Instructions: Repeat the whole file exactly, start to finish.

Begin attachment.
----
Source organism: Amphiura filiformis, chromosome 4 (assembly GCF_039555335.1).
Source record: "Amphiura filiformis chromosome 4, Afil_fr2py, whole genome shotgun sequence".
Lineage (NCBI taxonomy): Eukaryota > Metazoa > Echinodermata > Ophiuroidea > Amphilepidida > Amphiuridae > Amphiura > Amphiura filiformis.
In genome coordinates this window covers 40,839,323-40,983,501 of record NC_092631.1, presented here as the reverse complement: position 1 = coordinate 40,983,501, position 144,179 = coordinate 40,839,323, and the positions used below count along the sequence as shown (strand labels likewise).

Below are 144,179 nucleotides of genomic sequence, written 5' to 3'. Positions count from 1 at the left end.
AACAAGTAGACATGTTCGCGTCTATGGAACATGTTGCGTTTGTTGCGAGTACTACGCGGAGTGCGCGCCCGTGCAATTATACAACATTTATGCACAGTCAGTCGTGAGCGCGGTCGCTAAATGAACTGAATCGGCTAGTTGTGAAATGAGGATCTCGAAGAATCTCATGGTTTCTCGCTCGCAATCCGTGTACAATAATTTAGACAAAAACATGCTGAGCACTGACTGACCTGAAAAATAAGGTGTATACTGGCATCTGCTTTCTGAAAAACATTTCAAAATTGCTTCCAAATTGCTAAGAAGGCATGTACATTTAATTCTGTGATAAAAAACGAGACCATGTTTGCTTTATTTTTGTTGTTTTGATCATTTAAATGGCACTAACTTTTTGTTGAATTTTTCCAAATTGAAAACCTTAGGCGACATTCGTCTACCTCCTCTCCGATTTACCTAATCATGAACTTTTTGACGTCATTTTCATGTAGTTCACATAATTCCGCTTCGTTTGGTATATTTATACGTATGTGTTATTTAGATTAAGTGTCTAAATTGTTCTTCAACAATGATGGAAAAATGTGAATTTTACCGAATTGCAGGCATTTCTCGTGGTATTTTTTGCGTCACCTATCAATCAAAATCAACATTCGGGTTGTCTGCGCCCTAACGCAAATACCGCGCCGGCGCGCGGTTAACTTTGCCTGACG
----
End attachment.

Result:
Source organism: Amphiura filiformis, chromosome 4 (assembly GCF_039555335.1).
Source record: "Amphiura filiformis chromosome 4, Afil_fr2py, whole genome shotgun sequence".
Lineage (NCBI taxonomy): Eukaryota > Metazoa > Echinodermata > Ophiuroidea > Amphilepidida > Amphiuridae > Amphiura > Amphiura filiformis.
In genome coordinates this window covers 40,839,323-40,983,501 of record NC_092631.1, presented here as the reverse complement: position 1 = coordinate 40,983,501, position 144,179 = coordinate 40,839,323, and the positions used below count along the sequence as shown (strand labels likewise).

Below are 144,179 nucleotides of genomic sequence, written 5' to 3'. Positions count from 1 at the left end.
AACAAGTAGACATGTTCGCGTCTATGGAACATGTTGCGTTTGTTGCGAGTACTACGCGGAGTGCGCGCCCGTGCAATTATACAACATTTATGCACAGTCAGTCGTGAGCGCGGTCGCTAAATGAACTGAATCGGCTAGTTGTGAAATGAGGATCTCGAAGAATCTCATGGTTTCTCGCTCGCAATCCGTGTACAATAATTTAGACAAAAACATGCTGAGCACTGACTGACCTGAAAAATAAGGTGTATACTGGCATCTGCTTTCTGAAAAACATTTCAAAATTGCTTCCAAATTGCTAAGAAGGCATGTACATTTAATTCTGTGATAAAAAACGAGACCATGTTTGCTTTATTTTTGTTGTTTTGATCATTTAAATGGCACTAACTTTTTGTTGAATTTTTCCAAATTGAAAACCTTAGGCGACATTCGTCTACCTCCTCTCCGATTTACCTAATCATGAACTTTTTGACGTCATTTTCATGTAGTTCACATAATTCCGCTTCGTTTGGTATATTTATACGTATGTGTTATTTAGATTAAGTGTCTAAATTGTTCTTCAACAATGATGGAAAAATGTGAATTTTACCGAATTGCAGGCATTTCTCGTGGTATTTTTTGCGTCACCTATCAATCAAAATCAACATTCGGGTTGTCTGCGCCCTAACGCAAATACCGCGCCGGCGCGCGGTTAACTTTGCCTGACG